After a year of silence in 2020 and a limited edition in 2021, it was with great emotion that we went to the 53rd edition of the Rencontres de la photographie d’Arles. The 2022 edition was somewhat disoriented and complex, but nonetheless powerful and profound, with a lot of exploration and experimentation. Acumen’s editorial team reveals the highlights of the festival between images, performances, photomontages and encounters.
It all starts with Babette Mangolte and the exhibition “Capturing movement in space”. Based in New York in the 1970s, the experimental filmmaker and photographer documented the city’s choreographic and performance scene.
By photographing the body in movement, the artist questions the very act of looking.
Passionate about theatre and cinema, Babette Mangolte tells us stories through her photographs. Each of her photographs reveals the sensation of a before and after image, as if we were still watching the rehearsals, discussions and plays that are played out before our eyes.
An “eye-camera” – to use the words that best define her – oscillating between different artistic universes, the photographer will become one of the privileged witnesses of this world in full mutation.
Another moment of emotion: the works of the artist Katrien de Blauwer and her exhibition entitled “The photos she doesn’t show to anyone”.
Through her photomontages, this artist, born in 1969 in Belgium, reveals stories that are as personal as they are anonymous, with a profound intimacy.
A master in the art of the “cut”, the artist collects images from old magazines which she then cuts up, recycles and destroys, and to which she gives new life, as if to breathe new life into the clichés. The collage operates a sort of universalization, underlining the impossibility of identifying with a single individual, while allowing one to recognize oneself in history. It is up to each of us to see our own…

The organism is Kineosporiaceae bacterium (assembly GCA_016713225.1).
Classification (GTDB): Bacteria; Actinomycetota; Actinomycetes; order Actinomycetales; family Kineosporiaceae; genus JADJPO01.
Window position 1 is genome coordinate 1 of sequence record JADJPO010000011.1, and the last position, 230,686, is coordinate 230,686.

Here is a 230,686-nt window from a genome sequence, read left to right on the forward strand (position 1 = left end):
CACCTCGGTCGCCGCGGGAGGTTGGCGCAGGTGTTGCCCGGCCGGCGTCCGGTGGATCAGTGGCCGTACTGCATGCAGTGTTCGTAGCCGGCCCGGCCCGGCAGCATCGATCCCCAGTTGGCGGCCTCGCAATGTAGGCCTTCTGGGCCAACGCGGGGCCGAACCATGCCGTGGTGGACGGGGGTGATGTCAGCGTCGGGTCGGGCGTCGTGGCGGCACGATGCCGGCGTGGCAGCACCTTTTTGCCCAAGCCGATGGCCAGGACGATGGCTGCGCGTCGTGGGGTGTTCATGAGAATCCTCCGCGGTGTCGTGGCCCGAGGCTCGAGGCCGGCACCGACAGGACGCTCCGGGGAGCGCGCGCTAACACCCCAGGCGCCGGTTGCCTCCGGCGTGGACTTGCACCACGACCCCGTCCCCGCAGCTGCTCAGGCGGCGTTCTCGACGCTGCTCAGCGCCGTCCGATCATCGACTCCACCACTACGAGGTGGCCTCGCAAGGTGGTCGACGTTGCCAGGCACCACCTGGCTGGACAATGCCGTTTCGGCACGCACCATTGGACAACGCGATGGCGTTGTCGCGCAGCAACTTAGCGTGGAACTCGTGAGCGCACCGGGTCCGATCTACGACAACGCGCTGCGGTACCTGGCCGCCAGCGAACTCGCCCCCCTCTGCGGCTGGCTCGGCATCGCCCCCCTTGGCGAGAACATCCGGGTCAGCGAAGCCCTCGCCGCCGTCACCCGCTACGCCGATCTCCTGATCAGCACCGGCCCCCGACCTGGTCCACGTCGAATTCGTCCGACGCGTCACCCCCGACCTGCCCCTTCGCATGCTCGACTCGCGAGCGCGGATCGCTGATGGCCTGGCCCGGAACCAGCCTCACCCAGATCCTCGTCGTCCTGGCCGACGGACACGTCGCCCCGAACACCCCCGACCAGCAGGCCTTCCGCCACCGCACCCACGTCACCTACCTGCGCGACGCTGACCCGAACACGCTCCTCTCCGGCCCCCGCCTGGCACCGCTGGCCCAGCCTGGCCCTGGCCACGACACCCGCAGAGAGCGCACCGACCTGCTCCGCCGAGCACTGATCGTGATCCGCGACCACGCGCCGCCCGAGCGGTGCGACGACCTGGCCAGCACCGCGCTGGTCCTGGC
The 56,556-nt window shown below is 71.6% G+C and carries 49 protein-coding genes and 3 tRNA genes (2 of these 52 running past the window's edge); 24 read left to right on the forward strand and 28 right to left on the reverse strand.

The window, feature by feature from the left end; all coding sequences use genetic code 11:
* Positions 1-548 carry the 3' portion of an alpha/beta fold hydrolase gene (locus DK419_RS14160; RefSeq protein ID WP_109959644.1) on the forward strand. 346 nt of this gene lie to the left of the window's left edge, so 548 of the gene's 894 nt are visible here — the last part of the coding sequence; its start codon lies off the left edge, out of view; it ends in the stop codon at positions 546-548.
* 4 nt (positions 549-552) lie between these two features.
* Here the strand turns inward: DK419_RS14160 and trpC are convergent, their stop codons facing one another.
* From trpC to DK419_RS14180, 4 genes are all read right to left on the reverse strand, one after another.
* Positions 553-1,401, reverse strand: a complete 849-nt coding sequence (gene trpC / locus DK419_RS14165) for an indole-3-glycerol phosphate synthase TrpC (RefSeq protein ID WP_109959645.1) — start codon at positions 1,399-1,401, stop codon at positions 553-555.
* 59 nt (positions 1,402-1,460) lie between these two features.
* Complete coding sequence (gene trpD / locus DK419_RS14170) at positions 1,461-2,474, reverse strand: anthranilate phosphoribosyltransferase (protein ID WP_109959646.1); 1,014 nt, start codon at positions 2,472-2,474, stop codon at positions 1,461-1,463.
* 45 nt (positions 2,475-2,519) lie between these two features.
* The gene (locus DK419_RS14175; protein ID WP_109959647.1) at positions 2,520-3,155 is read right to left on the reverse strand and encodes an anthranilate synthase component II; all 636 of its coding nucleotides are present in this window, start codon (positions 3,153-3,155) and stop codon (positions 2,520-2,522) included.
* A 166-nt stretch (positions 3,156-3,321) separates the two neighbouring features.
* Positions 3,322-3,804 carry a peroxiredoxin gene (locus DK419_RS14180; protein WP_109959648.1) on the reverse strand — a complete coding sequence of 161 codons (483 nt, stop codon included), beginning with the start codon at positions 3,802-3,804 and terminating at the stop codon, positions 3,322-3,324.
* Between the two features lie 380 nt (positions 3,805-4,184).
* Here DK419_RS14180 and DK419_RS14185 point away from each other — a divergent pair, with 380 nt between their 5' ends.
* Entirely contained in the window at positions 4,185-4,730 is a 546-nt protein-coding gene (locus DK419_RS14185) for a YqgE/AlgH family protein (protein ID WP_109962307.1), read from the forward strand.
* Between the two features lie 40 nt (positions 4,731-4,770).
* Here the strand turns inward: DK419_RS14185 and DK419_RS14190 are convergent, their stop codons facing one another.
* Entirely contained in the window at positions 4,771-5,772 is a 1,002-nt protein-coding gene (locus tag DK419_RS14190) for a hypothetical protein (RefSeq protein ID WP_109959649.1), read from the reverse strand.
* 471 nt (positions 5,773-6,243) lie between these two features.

GRAND ARLES EXPRESS / AIX-EN-PROVENCE
In addition to the 40 exhibitions organised in Arles, visitors can also discover 15 exhibitions outside the walls as part of the Grand Arles Express. The “Silent Language” exhibition is one of them.
Comprising some fifty iconic 20th century works from the collection of the Maison Européenne de la Photographie, the exhibition explores the different types of relationship that exist between the photographer and his or her model.
Confronting intimate photographs, collaborative works, commissioned portraits and even stolen images, the exhibition addresses various photographic approaches to the representation of the Other. Far from being a solitary adventure, the portrait imposes an encounter.
“The Silent Language” proposes to retrace some of these singular stories, such as those of Diane Arbus, Nan Goldin, Robert Mapplethorpe and Man Ray.
Leaving it to chance to play the role of spiritual guide, we have discovered three photographic artists in the Off who each work in their own way on the body.
First of all, Gil Rigoulet, who began his career as a photojournalist in the press and became, in 1984, the first official photographer of the newspaper Le Monde.
During his thirty years as a photojournalist, he devoted himself in parallel to a more personal photographic work, focusing on different themes around the body, water and landscapes in movement, or his personal life.
One of these series caught our eye: Molitor (summer 1985). Bringing together colourful and artistic shots with an ultra-stylish aesthetic, she plunges us into a bath of freedom, in this place that has become mythical, where the Parisian elite used to meet.
Cigarettes, ultra-tight swimming costumes, choreographed bodies: even today, the photographs bear witness to the wind of freedom that blew over a joyful and undisciplined youth.
Also worth discovering are the black and white self-portraits of the artist photographer Victoire Orth. In her series Corps à corps, produced with a mirror in one hand and a film camera in the other, her images question our vision of the body and femininity, and challenge the codes.
Another artist to discover is Nereis Ferrer, a photographer of Spanish origin for whom photographs, in the words of the artist, must be conversations.
The pictures reveal intimate images between softness, purity and poetry. ARLES